The New York State Senate chamber.

The New York State Senate chamber. Credit: AP/Hans Pennink

Just before Christmas 2022, New York State boosted the salary of its legislators to $142,000 — highest in the nation. The message was clear. Members of the Senate and Assembly would be paid at a full-time rate. 

Presumably that would mean they'd devote full-time, year-round attention to their elected duties.

In the bargain, lawmakers approved a limit on outside, private income for themselves — adding to expectations that they'd be full-time public servants. Starting in January 2025, those legislators are barred from making more than $35,000 from side employment. Ten Republicans have sued in federal court to block the raise and the income cap. That case is pending.

Yet the legislative chambers still seem to be arranging their lives around the state’s part-time legislative tradition. And rather than expand, the session period is shrinking. For decades, the accepted deadline for finishing business was the Independence Day weekend. This year, they plan to leave the Capitol on Friday.

Why can’t the majority lawmakers summon up the attention span to stick around longer and slog through the state’s challenges? Assembly Speaker Carl Heastie said last week: “We still have 5 1/2 more days, which in Albany time is a lifetime.” 

Not if you're carefully doing detailed work.

Primary day on June 25 motivates some lawmakers to get back early to their districts. But this year, most legislative incumbents do not face primary challenges and might not need to campaign. The “slow” post-session period should be a perfect time for committees and task forces to convene and fairly explore the topics that underlie current or future legislative and budget battles. That would address the usual excuse for failing to bring many important bills to a vote: a lack of time.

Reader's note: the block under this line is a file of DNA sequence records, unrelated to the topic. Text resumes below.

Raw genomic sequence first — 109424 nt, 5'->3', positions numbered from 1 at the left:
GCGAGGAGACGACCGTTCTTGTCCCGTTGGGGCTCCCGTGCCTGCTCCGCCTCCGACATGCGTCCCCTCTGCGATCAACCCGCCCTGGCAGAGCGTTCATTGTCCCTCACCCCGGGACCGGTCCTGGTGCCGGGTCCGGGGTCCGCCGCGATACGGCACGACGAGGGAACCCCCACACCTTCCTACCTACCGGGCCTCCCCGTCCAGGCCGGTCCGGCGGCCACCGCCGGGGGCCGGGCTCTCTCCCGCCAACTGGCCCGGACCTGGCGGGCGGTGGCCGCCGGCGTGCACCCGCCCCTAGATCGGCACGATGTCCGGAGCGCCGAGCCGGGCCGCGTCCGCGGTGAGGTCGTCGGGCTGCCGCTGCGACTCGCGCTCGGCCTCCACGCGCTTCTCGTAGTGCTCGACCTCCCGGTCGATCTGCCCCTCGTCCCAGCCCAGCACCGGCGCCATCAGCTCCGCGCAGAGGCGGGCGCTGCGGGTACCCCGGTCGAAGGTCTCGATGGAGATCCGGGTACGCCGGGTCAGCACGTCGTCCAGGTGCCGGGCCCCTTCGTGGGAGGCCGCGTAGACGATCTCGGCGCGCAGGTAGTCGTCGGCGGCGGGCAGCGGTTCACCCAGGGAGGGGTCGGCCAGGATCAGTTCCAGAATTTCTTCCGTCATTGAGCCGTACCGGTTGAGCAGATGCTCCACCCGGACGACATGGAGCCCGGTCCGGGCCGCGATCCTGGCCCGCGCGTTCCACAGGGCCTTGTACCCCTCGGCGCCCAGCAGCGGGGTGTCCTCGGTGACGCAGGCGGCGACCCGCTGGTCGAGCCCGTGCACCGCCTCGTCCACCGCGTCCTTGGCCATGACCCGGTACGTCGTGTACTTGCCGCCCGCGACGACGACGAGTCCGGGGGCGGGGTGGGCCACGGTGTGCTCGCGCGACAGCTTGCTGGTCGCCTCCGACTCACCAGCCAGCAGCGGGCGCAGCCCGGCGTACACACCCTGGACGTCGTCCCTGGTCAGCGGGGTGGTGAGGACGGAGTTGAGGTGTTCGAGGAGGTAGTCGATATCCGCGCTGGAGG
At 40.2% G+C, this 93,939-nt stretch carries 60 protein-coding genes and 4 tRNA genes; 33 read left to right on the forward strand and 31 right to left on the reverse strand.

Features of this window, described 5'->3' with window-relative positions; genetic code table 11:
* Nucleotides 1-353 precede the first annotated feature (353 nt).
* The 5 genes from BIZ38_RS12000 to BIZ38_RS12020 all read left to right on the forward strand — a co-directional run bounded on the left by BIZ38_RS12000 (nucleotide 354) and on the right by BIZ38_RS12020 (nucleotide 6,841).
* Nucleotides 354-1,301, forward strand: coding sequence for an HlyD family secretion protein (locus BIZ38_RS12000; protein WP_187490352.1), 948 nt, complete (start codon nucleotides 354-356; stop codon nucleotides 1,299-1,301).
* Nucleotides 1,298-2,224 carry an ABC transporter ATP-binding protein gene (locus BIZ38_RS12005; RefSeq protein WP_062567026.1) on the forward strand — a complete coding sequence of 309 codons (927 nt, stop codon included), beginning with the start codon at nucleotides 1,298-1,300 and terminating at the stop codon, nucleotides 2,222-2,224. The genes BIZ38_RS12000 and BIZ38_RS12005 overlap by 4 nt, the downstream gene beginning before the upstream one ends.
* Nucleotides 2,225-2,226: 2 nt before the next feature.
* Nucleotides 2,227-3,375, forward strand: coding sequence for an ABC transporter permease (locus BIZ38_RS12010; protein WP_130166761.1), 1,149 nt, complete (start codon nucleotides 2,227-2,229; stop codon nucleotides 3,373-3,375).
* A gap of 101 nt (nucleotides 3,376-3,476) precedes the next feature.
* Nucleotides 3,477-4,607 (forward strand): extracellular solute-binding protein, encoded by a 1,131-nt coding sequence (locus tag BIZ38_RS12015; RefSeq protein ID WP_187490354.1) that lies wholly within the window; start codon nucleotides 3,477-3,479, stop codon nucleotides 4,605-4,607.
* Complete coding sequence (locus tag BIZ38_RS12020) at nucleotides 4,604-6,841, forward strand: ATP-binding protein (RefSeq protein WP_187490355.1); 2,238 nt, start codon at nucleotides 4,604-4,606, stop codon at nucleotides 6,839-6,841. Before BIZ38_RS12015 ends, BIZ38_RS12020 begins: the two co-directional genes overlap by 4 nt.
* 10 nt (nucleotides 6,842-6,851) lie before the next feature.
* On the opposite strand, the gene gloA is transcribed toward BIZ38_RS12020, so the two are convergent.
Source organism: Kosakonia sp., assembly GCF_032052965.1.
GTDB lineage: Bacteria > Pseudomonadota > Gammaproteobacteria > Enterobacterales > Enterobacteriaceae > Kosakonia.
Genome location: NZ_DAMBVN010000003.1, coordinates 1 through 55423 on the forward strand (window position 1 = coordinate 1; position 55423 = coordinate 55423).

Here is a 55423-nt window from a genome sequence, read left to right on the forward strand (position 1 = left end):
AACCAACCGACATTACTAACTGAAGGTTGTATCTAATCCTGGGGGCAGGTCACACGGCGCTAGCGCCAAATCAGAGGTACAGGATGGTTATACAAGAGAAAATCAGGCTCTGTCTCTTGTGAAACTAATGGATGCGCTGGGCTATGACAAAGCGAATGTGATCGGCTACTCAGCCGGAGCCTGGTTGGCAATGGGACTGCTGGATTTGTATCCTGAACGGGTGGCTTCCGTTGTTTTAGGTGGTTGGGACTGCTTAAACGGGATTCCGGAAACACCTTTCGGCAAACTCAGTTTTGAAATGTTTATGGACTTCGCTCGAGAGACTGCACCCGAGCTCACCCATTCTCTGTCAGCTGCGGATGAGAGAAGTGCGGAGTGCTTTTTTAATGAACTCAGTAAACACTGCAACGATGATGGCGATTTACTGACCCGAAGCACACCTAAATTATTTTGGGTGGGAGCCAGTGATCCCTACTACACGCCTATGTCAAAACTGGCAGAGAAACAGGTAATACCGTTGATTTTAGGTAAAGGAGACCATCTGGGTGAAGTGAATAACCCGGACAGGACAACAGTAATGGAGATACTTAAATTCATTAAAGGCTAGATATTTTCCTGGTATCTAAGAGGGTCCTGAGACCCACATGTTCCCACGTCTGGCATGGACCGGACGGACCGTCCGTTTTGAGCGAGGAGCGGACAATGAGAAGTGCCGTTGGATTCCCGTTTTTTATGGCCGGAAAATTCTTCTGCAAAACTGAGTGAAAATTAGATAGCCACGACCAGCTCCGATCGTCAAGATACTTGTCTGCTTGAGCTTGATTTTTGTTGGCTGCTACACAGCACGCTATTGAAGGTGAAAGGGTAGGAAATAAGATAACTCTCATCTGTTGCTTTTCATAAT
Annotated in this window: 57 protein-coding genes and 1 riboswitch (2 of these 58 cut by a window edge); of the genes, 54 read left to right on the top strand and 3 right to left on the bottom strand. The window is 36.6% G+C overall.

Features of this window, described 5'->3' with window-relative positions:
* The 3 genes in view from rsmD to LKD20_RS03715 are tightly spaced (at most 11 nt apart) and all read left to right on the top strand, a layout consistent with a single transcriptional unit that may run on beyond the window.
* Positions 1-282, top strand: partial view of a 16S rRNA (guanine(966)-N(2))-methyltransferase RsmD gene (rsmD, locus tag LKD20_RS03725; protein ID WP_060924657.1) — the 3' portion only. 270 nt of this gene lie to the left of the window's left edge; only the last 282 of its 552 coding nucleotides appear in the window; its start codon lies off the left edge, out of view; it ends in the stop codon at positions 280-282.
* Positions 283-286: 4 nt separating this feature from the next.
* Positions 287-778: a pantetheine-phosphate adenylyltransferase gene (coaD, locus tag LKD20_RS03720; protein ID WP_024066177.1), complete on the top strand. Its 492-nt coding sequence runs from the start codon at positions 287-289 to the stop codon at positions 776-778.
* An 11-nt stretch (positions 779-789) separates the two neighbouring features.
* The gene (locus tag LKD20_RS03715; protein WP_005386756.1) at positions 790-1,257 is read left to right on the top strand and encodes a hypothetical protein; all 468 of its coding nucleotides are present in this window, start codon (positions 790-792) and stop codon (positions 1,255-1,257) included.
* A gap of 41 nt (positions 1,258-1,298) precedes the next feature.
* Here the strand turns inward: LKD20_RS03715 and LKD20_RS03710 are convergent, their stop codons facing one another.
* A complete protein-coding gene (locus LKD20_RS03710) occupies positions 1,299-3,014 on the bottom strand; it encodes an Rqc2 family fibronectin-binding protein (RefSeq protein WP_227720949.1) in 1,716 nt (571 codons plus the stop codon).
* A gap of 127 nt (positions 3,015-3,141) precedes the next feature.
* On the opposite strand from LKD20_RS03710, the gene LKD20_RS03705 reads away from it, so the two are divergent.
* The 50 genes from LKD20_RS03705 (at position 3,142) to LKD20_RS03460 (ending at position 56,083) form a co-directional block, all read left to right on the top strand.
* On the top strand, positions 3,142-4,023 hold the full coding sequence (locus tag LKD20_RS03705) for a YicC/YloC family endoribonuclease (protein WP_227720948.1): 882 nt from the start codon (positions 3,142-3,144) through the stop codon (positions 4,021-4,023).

Often, legislators say their time in the district is well spent delivering constituent services. If so, each legislator should show it — by agreeing to requests for their personal calendars and schedules. They need not stand on exceptions in the Freedom of Information Law.

Much remains unfinished this final session week. Landmark legislation to reduce plastic waste that results from packaging hangs in the balance. If lawmakers break Friday, the Suffolk County Legislature might not have time to pass the home-rule message necessary to extend the county's safety-enhancing red-light camera program before it expires.

Deadlines are funny things. They can be useful in prodding consensus among most of the state’s 213 legislators. But meeting arbitrary, excessively early deadlines can rush negotiations and result in careless drafting of bills — or provide an excuse to fob off tough decisions until next year.

Now that they're paid as full-timers, lawmakers should expand rather than shorten the time they spend both at the Capitol and in their district offices — to get difficult things done the right way.

MEMBERS OF THE EDITORIAL BOARD are experienced journalists who offer reasoned opinions, based on facts, to encourage informed debate about the issues facing our community.

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